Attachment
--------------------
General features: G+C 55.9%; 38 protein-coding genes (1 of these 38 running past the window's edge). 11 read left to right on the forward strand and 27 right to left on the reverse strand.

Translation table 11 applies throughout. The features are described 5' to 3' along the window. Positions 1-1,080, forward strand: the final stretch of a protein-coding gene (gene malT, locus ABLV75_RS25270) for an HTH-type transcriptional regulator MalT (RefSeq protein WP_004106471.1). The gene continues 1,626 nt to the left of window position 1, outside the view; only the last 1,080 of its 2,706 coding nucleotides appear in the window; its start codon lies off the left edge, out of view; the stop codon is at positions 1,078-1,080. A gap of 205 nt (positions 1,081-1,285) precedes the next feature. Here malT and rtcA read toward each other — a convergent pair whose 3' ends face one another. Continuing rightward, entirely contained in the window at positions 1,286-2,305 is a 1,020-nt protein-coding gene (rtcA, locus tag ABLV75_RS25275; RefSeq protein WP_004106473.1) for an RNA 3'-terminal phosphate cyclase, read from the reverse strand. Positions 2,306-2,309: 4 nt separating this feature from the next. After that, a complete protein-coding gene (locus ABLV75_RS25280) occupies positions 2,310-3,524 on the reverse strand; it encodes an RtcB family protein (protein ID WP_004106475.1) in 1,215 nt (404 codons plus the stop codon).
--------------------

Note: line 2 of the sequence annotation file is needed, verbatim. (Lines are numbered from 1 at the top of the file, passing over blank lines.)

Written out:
Translation table 11 applies throughout. The features are described 5' to 3' along the window. Positions 1-1,080, forward strand: the final stretch of a protein-coding gene (gene malT, locus ABLV75_RS25270) for an HTH-type transcriptional regulator MalT (RefSeq protein WP_004106471.1). The gene continues 1,626 nt to the left of window position 1, outside the view; only the last 1,080 of its 2,706 coding nucleotides appear in the window; its start codon lies off the left edge, out of view; the stop codon is at positions 1,078-1,080. A gap of 205 nt (positions 1,081-1,285) precedes the next feature. Here malT and rtcA read toward each other — a convergent pair whose 3' ends face one another. Continuing rightward, entirely contained in the window at positions 1,286-2,305 is a 1,020-nt protein-coding gene (rtcA, locus tag ABLV75_RS25275; RefSeq protein WP_004106473.1) for an RNA 3'-terminal phosphate cyclase, read from the reverse strand. Positions 2,306-2,309: 4 nt separating this feature from the next. After that, a complete protein-coding gene (locus ABLV75_RS25280) occupies positions 2,310-3,524 on the reverse strand; it encodes an RtcB family protein (protein ID WP_004106475.1) in 1,215 nt (404 codons plus the stop codon).